High Court humiliates Kasukuwere
The decision this week by the High Court of Zimbabwe to nullify the suspension of the Mayor and one other MDC Councilor in Gweru is a welcome development for local government in Zimbabwe.
Initially the Minister of Local Government, Hon Savior Kasukuwere, had suspended the entire Council, including several other Councilors from Zanu PF. He replaced them with a partisan Commission of three persons who then administered Council affairs for nearly two years. During this time the cost to the Council of the Commissions activities exceeded the cost of maintaining the elected Council and included accommodation and transport allowances, a substantial daily fee for their services and other related costs. As an appointed and totally partisan Commission these individuals reported to the Minister and had no elected mandate for doing what they did on behalf of the City and its residents.
The MDC is aware of at least one allocation by the Commission of a contract to a Company linked to a senior staff member from the Ministry. There are probably others of a similar nature. The totally false basis of the Ministers decision in suspending the Council and disrupting the normal administration of the City was first demonstrated by the decision of his own appointed Tribunal to reinstate the majority of the Council in early 2017. However the suspension of two other Councilors, including the Mayor, was confirmed. Now the High Court of Zimbabwe has ruled that there was no basis for either the decision of the Minister or the Tribunal and has restored both men to their posts and ordered that their benefits be paid out to them in full and that the Minister meet the full costs of the action. The cost to the Ministry will be considerable.
Since the MDC took control of the majority of Urban Councils in Zimbabwe in 2000, Zanu PF has abused its control of the Ministry of Local Government in seeking to recover control of the Urban Councils. It has persistently used its now unconstitutional powers under the Urban Councils Act, to suspend and frustrate elected Councils decisions and resolutions. It has stripped Councils of essential revenue sources and cancelled debts owed to Councils without consultation or compensation. As a consequence, the failure of Councils to maintain essential services and to improve the administration of Councils can very largely be attributed to the Ministry of Local Government.
Another clear example of destructive Ministerial interference with Council activity in the past two years has been the hiatus over the appointment of a new Town Clerk in Harare. After the Harare Council found the previous incumbent incompetent and was forced to replace him, the Council identified and recruited a candidate for the position, who was, if anything over qualified. However he indicated that he wanted to serve as Town Clerk to make a contribution to the Country. Despite this and solely because the applicant was not a Zanu PF activist, the Minister over ruled the Council and it was forced to settle with the applicant and ask him to resign his post. Now the same process has been followed in full compliance with Council policy and the requirements of the Urban Councils Act and because the best candidate by a long way is an active MDC leader, the Minister is again refusing the appointment and the MDC has instructed lawyers to take the Minister to Court over the issue.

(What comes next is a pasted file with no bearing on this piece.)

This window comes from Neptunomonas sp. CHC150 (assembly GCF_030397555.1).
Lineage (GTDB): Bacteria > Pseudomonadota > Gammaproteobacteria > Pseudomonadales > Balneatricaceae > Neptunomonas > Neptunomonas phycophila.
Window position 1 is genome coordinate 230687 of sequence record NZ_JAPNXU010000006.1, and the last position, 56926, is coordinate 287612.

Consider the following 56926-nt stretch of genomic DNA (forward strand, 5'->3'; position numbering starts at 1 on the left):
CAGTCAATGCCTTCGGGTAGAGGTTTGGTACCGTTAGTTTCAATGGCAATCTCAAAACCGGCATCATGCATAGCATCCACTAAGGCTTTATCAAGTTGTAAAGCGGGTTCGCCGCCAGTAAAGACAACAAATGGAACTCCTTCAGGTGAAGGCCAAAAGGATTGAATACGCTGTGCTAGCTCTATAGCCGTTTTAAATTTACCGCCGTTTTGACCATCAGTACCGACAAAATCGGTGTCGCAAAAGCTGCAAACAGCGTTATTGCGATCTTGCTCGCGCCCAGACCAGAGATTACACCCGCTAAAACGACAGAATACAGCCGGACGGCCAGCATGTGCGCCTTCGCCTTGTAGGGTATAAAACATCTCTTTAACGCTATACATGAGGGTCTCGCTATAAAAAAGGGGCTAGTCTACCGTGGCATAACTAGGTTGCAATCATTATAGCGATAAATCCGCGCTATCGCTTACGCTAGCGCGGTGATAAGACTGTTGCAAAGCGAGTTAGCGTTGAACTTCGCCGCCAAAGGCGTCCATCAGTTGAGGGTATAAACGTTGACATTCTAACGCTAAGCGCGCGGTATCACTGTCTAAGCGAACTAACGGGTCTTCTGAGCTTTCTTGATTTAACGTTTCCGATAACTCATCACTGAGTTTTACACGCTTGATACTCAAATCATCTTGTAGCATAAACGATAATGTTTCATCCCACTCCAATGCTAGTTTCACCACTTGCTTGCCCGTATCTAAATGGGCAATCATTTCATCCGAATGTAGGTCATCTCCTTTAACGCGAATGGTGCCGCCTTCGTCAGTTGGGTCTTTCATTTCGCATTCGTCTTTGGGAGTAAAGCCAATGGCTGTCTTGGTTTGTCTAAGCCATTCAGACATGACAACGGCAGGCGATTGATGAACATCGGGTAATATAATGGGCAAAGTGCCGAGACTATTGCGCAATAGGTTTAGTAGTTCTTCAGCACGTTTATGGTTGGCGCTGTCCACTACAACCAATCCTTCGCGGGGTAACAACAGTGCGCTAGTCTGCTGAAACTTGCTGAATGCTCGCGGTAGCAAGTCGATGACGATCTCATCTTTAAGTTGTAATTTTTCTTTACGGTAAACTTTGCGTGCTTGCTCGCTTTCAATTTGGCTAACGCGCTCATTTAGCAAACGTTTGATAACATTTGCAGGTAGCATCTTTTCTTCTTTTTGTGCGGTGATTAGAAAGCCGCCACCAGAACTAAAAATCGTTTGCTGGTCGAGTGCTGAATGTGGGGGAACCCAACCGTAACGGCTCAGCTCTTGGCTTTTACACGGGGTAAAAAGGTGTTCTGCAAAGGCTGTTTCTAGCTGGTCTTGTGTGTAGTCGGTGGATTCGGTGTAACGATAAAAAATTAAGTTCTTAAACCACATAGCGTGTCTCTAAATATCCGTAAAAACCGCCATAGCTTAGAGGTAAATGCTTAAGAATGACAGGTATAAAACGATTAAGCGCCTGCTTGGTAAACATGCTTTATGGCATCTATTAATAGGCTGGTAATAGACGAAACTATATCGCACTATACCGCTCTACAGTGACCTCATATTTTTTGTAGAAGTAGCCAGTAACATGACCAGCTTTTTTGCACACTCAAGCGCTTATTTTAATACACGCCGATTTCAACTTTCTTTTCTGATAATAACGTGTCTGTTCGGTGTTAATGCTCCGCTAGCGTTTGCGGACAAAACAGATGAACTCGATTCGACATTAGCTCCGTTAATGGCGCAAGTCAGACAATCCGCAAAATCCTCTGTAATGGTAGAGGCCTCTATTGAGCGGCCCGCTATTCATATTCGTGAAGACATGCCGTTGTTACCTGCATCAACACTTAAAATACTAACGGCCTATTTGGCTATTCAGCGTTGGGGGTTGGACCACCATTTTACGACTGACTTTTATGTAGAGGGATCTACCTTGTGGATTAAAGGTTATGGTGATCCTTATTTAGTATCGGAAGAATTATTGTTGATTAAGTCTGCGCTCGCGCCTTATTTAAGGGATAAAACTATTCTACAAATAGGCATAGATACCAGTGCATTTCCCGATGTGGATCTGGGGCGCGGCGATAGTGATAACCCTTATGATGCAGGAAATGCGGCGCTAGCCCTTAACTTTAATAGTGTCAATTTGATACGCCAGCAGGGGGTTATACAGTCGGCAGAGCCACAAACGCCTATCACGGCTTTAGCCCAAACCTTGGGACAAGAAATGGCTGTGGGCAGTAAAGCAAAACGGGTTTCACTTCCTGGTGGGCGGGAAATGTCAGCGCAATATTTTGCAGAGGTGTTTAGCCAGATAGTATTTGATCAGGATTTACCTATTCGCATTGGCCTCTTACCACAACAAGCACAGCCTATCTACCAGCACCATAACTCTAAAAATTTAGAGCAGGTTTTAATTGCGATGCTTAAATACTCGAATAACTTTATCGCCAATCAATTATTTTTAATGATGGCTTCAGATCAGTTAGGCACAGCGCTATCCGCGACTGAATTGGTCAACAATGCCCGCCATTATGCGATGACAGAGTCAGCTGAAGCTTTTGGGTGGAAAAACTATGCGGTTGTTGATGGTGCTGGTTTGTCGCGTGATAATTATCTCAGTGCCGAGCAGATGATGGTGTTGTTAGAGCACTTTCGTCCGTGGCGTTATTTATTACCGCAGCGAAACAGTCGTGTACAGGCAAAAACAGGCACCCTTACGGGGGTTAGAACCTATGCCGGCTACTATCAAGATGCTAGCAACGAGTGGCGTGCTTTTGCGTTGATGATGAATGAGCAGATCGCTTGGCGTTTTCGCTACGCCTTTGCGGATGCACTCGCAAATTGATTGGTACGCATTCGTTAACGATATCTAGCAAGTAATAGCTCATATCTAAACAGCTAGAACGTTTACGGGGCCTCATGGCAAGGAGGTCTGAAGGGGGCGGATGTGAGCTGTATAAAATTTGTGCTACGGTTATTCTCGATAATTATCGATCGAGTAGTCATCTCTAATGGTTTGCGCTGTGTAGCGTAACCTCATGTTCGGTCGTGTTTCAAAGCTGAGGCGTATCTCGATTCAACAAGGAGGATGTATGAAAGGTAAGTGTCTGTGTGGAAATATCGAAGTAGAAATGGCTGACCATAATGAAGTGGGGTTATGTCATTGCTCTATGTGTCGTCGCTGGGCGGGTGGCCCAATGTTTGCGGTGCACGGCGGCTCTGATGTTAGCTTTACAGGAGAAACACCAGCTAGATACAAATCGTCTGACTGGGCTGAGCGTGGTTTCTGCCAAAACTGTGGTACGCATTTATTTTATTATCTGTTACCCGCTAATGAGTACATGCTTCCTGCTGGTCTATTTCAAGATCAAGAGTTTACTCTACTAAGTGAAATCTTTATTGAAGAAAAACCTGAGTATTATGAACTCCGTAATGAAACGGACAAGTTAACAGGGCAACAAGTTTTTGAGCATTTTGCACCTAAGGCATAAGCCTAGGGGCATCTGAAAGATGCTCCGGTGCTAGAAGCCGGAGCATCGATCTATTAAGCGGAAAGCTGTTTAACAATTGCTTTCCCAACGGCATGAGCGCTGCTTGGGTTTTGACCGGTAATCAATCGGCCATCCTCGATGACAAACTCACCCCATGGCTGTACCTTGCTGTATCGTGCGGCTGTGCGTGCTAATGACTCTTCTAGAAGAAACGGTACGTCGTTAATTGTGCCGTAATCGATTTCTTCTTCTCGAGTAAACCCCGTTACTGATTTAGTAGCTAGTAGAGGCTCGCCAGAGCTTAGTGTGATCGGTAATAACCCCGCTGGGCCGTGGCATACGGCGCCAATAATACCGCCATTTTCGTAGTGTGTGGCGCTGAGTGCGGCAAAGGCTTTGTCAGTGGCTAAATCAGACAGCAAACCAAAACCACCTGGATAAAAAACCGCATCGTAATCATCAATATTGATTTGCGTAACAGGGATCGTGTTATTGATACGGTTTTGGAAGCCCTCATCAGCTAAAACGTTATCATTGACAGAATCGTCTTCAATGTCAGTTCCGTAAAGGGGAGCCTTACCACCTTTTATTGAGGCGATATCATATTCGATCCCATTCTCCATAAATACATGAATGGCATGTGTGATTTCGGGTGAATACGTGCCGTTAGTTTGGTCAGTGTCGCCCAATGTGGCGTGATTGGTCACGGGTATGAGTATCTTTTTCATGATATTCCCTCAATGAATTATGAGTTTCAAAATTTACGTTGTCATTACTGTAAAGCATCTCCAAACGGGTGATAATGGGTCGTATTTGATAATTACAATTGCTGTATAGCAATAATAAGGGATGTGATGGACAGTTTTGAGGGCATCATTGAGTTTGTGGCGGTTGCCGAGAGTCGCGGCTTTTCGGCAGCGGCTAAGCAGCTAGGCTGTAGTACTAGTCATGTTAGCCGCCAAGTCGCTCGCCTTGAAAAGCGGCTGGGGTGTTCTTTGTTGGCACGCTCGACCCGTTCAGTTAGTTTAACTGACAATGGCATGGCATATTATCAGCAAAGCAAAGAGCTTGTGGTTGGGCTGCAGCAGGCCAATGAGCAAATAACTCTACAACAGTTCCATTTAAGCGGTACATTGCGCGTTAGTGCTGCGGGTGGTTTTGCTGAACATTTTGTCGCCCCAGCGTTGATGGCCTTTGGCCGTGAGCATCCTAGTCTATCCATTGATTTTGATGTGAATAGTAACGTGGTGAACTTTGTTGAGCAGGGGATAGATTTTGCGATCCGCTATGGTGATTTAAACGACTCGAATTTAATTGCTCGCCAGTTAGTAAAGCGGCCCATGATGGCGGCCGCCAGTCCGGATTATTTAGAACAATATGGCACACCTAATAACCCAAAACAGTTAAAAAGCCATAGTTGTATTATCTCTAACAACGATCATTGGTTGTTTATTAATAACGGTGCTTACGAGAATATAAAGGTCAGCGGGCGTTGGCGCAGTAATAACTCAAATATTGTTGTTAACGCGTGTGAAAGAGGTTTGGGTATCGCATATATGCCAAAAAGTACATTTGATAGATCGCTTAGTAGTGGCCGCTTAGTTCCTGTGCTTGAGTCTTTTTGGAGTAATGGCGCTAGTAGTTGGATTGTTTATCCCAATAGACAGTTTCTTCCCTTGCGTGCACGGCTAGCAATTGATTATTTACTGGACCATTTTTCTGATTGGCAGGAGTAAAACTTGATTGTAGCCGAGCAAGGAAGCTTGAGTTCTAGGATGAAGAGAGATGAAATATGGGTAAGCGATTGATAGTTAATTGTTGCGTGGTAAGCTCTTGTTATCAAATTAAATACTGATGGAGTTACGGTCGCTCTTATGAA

It was the intention of the authors of the new Constitution of Zimbabwe that elected, democratic Councils should be able to control and manage the affairs of all local authorities without undue interference from Central Government. It was also the clear intention of the Constitution to create autonomous local authorities with considerable powers to raise their own funds and administer the affairs of local authorities in the best interests of the ratepayers and to be accountable to the ratepayers for their activities and performance.
The Ministers actions in the past four years have been unconstitutional in character and damaging to the interests of all Zimbabweans. It is time to put a stop to this nonsense and in 2018, elect a responsible Government that will implement the Constitution and devolution to the Provinces and all local authorities.
E G Cross
Secretary for Local Government